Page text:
More than two years after Robert Mueller began investigating whether President Donald Trump attempted to obstruct justice, the special counsel offered the American people a sobering conclusion in his final report, released Thursday: The most powerful law enforcement officials in the country are not in a position to prosecute their boss, the President.

Despite witness testimony that Trump tried to get underlings to derail Mueller’s probe and lie under oath, Mueller and his team determined not to make a “traditional prosecutorial judgment” about whether the president violated the law that criminalizes obstruction of justice. That doesn’t mean Trump can do whatever he wants, though. “Congress may apply the obstruction laws to the President’s corrupt exercise of the powers of office,” Mueller wrote. That conclusion, he said, “accords with our constitutional system of checks and balances and the principle that no person is above the law.”

That Solomonic decision left some unsatisfied. For Trump opponents hoping for his ouster, Mueller’s apparent referral to Congress seemed like a punt. For Trump’s backers, it was a source of outrage. But at a moment when Americans see threats of government overreach on the left and the right, Mueller’s restraint has its merits. Rather than reaching to bring down a democratically elected president, Mueller has deferred directly to voters’ popularly elected officials on Capitol Hill.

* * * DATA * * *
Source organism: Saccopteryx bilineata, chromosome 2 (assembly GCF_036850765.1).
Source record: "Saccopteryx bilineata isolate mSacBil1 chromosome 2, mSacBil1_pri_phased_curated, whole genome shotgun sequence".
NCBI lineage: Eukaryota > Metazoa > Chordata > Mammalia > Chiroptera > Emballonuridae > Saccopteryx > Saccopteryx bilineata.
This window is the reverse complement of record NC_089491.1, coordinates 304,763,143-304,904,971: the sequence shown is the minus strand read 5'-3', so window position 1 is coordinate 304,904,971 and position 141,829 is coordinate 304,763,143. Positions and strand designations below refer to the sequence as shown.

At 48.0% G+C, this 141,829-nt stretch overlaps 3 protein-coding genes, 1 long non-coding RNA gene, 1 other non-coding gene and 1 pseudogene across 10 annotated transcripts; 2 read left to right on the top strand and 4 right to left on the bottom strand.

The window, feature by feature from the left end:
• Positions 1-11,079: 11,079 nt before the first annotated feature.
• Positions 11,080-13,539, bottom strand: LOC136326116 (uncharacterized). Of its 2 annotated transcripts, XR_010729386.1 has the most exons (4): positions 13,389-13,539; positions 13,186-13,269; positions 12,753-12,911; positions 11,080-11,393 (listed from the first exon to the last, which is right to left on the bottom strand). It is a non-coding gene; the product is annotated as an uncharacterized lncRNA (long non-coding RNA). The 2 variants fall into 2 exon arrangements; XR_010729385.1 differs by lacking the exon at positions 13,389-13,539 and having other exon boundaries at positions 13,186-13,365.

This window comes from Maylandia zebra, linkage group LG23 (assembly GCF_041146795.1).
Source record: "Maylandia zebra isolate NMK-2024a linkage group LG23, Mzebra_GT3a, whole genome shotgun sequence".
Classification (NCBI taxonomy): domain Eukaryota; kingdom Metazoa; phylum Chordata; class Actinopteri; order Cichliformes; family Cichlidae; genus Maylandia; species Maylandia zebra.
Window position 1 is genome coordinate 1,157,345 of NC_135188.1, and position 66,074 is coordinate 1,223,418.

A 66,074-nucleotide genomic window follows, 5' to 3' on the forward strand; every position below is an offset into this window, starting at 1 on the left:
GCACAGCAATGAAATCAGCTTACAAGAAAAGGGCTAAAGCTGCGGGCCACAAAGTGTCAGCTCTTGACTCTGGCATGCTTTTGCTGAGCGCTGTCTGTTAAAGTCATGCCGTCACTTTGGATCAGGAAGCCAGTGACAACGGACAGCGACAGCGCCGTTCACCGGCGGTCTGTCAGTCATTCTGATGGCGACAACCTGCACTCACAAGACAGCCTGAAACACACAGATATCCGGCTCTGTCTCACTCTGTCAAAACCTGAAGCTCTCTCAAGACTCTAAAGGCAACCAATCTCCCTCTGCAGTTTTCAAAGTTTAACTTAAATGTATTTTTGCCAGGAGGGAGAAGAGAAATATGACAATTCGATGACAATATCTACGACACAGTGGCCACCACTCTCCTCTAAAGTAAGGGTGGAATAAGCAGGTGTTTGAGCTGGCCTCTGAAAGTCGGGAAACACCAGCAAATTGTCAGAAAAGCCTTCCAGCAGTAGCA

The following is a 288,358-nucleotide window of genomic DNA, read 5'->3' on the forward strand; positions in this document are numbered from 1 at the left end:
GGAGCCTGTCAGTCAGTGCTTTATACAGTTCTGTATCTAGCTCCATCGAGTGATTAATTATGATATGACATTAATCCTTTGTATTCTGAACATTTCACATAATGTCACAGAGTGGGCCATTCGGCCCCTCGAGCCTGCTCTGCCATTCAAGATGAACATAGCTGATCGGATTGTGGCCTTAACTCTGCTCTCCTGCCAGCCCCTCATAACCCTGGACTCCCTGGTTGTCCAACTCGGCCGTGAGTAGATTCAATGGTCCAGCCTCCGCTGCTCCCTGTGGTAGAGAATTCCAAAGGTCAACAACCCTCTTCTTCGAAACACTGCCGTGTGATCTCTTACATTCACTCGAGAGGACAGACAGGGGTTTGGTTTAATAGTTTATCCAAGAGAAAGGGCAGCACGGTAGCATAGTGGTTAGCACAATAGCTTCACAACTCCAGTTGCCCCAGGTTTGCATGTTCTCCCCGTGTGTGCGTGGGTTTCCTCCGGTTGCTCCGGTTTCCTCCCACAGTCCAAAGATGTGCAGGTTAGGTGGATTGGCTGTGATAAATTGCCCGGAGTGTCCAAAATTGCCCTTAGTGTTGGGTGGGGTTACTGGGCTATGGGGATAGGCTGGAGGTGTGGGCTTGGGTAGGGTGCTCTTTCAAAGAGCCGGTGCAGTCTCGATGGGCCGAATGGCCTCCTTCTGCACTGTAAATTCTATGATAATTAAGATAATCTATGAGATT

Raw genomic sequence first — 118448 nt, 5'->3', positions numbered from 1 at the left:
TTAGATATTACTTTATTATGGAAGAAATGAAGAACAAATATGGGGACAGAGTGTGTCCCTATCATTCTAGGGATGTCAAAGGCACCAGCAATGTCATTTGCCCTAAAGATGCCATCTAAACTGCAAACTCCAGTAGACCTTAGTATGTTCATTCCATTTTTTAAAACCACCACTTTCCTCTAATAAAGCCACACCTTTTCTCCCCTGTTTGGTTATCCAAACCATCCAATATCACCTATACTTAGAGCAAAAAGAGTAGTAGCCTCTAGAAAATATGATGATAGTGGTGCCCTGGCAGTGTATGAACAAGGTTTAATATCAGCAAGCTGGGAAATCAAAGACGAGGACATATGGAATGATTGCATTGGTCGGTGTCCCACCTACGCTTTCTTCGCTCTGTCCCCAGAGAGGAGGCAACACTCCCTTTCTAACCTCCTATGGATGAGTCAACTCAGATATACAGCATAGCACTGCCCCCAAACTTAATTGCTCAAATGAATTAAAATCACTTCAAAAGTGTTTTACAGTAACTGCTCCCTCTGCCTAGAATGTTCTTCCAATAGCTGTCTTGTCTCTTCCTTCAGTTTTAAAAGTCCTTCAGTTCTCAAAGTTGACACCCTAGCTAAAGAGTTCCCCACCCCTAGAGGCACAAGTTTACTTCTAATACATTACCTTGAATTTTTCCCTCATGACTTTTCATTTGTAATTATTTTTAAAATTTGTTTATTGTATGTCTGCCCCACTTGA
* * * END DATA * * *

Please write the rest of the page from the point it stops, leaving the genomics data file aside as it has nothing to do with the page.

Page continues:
Democrats have heard Mueller’s message loud and clear. “Mueller makes a very powerful argument that the President can be found guilty of obstructing justice and he essentially puts the ball in the court of Congress,” Rep. Jamie Raskin, who sits on the House Judiciary and Oversight Committees, told TIME. The six Democratic chairs of the committees with the broadest oversight jurisdiction are also preparing for battle. “We are profoundly troubled by the astonishing efforts by President Trump identified in the report to obstruct the investigation, including his attempts to remove the Special Counsel and encourage witnesses to lie and to destroy or conceal evidence,” they wrote in a joint statement Thursday evening. “It must fall to Congress to assess the President’s improper, corrupt and immoral conduct in an effort to obstruct the investigation.”

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